You are 27 weeks pregnant or in your 28th week of pregnancy (counting from the first day of your Last Menstrual Period).
Keep in mind that this information is approximate. Each pregnancy is different and growth rates vary. For variations and details, please talk to your doctor.
What’s happening to the baby?
- The brain's surface was smooth so far and is now developing grooves. The brain will add more tissue and the head will continue to grow.
- The baby is continuing to add layers of fat and becoming plumper.
- The baby's eyelids are fully open and blinking.
- The baby might or might not be in a heads down position (babies exit the birth canal or are born in a heads down position typically). Your doctor can feel your abdomen and tell you what position your baby is in. But do not worry if your baby is not in the heads down position, because he has enough time get into the final position.
- Your baby is about 37 centimetres long (Crown to heel length) and weighs about 900 grams.
What’s happening to mom?
- As you enter your third trimester, the period of rapid growth in your baby, you will notice many pregnancy woes again. Your uterus is bulging and putting pressure on many body organs - your kidneys, urinary bladder, your diaphragm, stomach, lungs etc. Your pregnancy hormones are “acting up”. Your body has to work extra hard to support your growing baby. All these result in many discomforts like:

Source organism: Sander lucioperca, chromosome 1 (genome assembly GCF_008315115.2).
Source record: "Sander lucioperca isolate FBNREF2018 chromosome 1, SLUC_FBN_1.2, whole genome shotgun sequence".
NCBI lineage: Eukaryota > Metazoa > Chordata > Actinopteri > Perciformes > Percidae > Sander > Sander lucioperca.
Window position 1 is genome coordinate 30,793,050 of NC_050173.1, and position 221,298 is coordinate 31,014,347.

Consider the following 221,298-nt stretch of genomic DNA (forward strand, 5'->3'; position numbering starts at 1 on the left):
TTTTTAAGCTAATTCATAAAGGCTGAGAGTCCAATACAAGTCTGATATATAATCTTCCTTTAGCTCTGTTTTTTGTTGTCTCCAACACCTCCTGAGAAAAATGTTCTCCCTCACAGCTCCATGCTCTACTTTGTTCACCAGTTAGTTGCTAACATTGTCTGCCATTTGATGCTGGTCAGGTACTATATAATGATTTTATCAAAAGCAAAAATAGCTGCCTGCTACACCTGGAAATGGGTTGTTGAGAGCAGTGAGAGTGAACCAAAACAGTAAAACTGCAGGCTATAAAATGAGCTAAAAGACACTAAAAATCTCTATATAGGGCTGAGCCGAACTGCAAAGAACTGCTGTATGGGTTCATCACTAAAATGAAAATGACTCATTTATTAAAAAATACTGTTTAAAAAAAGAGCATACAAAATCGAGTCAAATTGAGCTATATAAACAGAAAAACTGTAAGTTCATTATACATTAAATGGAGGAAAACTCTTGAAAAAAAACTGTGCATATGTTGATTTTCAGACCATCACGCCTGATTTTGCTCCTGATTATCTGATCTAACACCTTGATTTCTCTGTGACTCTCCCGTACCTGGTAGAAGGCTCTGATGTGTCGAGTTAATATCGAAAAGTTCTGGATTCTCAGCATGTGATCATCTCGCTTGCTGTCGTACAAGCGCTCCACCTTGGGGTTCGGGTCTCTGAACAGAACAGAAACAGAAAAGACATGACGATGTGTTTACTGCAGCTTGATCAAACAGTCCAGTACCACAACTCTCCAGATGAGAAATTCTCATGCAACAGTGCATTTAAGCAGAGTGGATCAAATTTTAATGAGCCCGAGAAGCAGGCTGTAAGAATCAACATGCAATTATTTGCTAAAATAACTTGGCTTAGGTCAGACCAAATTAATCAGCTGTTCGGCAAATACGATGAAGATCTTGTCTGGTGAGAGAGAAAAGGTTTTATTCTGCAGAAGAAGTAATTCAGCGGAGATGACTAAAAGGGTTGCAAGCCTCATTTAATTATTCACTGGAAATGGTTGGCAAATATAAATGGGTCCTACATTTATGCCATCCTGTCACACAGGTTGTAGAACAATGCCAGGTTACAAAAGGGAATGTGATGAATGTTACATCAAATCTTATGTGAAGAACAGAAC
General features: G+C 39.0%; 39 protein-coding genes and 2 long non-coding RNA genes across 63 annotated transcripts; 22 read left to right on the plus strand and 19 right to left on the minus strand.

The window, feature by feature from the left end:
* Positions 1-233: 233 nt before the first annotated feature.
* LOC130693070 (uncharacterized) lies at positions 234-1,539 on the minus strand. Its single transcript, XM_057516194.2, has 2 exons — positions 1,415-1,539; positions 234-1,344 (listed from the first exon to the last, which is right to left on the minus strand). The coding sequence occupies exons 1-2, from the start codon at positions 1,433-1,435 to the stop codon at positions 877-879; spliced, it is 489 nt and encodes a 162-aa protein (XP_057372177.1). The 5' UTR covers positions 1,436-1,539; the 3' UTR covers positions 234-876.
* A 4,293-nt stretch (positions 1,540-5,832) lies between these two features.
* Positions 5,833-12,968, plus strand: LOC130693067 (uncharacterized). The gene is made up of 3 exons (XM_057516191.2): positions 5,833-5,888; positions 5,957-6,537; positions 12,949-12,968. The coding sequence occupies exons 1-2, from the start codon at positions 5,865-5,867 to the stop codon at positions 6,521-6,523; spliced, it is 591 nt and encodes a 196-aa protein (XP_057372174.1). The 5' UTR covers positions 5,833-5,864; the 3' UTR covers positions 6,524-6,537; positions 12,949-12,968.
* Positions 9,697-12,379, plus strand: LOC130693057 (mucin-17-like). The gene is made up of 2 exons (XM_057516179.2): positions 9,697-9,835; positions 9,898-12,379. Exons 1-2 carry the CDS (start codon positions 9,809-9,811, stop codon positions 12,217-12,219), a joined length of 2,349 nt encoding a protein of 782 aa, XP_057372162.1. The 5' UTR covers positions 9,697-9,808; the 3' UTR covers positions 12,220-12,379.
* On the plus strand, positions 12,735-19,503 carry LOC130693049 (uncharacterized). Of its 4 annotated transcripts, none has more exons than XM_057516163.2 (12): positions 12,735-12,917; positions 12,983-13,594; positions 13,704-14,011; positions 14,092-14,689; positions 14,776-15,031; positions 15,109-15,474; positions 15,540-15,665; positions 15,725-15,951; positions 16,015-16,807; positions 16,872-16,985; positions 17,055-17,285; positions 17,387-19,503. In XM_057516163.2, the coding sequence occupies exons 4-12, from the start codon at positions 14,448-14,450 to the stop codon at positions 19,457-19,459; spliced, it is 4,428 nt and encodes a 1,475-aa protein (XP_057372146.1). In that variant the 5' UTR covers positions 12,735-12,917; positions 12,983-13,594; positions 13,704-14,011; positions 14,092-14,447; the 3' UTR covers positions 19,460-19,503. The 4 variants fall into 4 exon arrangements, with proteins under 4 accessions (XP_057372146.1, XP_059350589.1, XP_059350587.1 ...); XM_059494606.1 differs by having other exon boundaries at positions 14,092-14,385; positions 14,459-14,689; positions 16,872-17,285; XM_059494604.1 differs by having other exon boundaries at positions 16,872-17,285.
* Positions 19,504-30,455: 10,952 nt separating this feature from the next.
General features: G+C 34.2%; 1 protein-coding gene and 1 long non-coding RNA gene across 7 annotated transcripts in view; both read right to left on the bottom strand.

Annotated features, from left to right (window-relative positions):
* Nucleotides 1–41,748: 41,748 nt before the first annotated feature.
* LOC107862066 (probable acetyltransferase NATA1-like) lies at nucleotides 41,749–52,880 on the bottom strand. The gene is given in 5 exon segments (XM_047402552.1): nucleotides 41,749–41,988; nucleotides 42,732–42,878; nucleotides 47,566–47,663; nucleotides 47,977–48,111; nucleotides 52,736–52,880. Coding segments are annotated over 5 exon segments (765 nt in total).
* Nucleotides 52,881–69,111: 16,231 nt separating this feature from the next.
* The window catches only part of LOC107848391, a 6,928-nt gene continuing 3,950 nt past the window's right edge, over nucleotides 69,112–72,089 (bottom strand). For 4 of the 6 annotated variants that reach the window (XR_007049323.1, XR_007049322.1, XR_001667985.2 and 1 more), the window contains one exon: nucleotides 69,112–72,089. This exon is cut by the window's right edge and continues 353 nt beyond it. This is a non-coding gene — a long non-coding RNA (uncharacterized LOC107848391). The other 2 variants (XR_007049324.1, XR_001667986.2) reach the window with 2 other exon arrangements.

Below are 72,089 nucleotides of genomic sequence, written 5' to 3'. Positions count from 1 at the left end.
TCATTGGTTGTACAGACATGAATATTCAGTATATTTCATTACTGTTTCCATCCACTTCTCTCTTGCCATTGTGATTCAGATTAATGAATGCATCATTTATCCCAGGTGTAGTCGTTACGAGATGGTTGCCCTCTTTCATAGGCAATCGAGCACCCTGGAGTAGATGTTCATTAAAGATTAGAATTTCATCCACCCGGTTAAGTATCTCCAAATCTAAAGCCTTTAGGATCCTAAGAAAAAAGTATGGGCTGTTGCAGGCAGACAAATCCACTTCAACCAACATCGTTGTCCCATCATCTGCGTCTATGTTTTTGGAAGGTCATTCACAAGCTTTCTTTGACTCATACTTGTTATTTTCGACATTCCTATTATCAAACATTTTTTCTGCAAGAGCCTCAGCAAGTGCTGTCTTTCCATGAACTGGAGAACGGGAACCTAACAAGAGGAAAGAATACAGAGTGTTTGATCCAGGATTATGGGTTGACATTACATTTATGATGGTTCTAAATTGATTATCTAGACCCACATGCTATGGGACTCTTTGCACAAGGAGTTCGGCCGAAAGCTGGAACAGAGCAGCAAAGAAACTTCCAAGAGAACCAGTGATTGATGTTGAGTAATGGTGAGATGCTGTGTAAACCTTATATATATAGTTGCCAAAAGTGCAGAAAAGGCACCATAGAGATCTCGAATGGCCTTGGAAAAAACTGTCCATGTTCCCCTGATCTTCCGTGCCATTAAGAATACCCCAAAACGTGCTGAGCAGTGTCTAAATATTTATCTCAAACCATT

- Leg cramps - Keep your legs warm at night. If you get leg cramps, massage your legs gently. Do gentle stretching exercises - Gently, stretch your calf muscles and flex your ankle with your toe pointing upwards and then downwards.
- Haemorrhoids or piles (bulges in your anus caused by increased blood supply and straining because of constipation). Prevent haemorrhoids by preventing constipation and staying regular. Relieve haemorrhoids by washing or cleaning well after a bowel movement, having a warm bath and Kegel exercises.
- Breathlessness - Do not make sudden movements. Walk and climb stairs slowly. Prioritise your daily tasks and ask help when needed. Make sure you are eating a lot of iron-rich foods (green vegetables, pulses, beans, red meat etc.) and taking an iron supplement as prescribed by your doctor. Walking and fresh air can tone up your lungs.
- Back aches - Do not sit or stand for long periods of time. Continue to walk to prevent backaches. Maintain good posture by standing up straight and walking. If your pain becomes unbearable, call your doctor. Ask your doctor for what medicines might be safe to take, if your backache is very bad.
- Discuss these discomforts with your doctor.
Checklist for mom
- Make sure that you are continuing to have a nutritious diet. Have lots of protein because the baby and the baby’s brain are growing fast. Other than fish and meat, some good sources of protein for vegetarians are: milk, curds, paneer or cottage cheese and other milk products; beans and pulses (especially rajma, channa and other lentils); nuts and tofu (Soyabean cake - available at many of the shops especially the big chain food shops or specialty shops).